4) If they are reluctant to accept this narrative, that may well be a sign of repression — the greater the reluctance, the deeper the repression — so press them harder to accept the narrative you believe to be true. (Beck, in a discussion of the debate over repressed memories of childhood sexual abuse, quotes something Roseanne Barr said to Oprah: “When someone asks you, ‘Were you sexually abused as a child?’ there are only two answers. One of them is, ‘Yes,’ and one of them is, ‘I don’t know.’ You can’t say, ‘No.’”)
5) Having established to your own satisfaction, and perhaps to that of the counseled people, the disturbing truth, consistently describe them as “victims” and “survivors.”
6) Insist that those who doubt this narrative are complicit in the suffering of the innocent.
7) Recruit the family members of the victims/survivors to support the narrative.
8) If the family members of the victims/survivors question the narrative, accuse them of not just complicity but of having actively contributed to suffering.
9) If any health-care professionals doubt the narrative, condemn them as upholders of oppressive structures and, if they do not give in, try to destroy their careers. (When a high-level FBI investigator named Kenneth Lanning said that he could find no evidence of day-care workers engaged in Satanic rituals, many counselors and therapists accused him of being himself a Satanist.)
10) No matter what happens, even if those you counsel ultimately reject the narrative you pressed upon them, never apologize or admit error. You were, after all, acting in the interests of the insulted and the injured, the marginalized and the oppressed. Beck was unable to find a single apology from therapists who coerced children into telling false stories that seriously damaged, and in some cases effectively destroyed, many lives.
It’s important to note that Beck is anything but a conservative. He attributes much of the panic to a deep residual antifeminism in American life, an interpretation that Kay Hymowitz strongly challenged in her review of his book. Hymowitz rightly points out that many American feminists eagerly participated in child-abuse panic, and indeed Beck should have acknowledged that, but I do not find his explanations as implausible as Hymowitz does. His claim that the hysteria arose from a situation in which “the nuclear family was dying,” and, though there was (and is) much hand-wringing about this fact, “people mostly did not want to save it” seems exactly right to me.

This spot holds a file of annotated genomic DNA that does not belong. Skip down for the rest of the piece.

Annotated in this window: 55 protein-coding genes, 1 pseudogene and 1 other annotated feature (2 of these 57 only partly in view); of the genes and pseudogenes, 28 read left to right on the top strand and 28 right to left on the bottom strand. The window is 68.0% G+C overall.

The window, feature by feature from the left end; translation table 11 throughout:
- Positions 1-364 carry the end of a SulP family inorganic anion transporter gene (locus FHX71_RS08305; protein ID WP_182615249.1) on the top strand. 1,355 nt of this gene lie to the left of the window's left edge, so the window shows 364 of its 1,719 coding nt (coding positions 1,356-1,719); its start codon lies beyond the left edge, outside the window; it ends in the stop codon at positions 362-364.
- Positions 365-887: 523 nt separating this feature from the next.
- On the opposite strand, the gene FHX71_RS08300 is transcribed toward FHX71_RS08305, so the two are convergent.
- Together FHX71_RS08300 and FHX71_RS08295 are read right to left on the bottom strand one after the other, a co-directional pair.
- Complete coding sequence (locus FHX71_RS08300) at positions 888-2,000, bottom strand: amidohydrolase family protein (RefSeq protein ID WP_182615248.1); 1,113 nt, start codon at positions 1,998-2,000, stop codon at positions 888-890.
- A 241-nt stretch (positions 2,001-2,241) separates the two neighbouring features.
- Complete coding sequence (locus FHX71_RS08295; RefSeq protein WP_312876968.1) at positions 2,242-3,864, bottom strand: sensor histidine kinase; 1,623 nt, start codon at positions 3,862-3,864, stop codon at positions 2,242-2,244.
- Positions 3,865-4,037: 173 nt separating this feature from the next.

Anyway, given his politics Beck might not agree with my argument here: that the precise logic I have outlined above is at work today in two prominent venues, sexual assault cases on college campuses and the increasingly widespread diagnoses of gender dysphoria among young people. Just as child abuse is real and tragic — and often in the past was diminished or ignored — so too with sexual assault and profound gender dysphoria. But as Beck’s narrative shows, attempts to correct past neglect can go wildly, destructively awry; and the “structures of presumption” I have laid out above make it virtually impossible to have a reasonable discussion of how to assess claims that have immense consequences for human lives.
And if we cannot have such a reasonable discussion, we will almost certainly end up, sooner or later, with another massively damaging crisis like the one Beck describes. How that crisis will develop I can’t predict, but I’m sure of two things: first, that when it happens no one will acknowledge their responsibility for it; and second, that when it’s over we will contrive to forget it, just as completely as we have forgotten how readily millions of Americans believed all those accusations of ritual Satanism.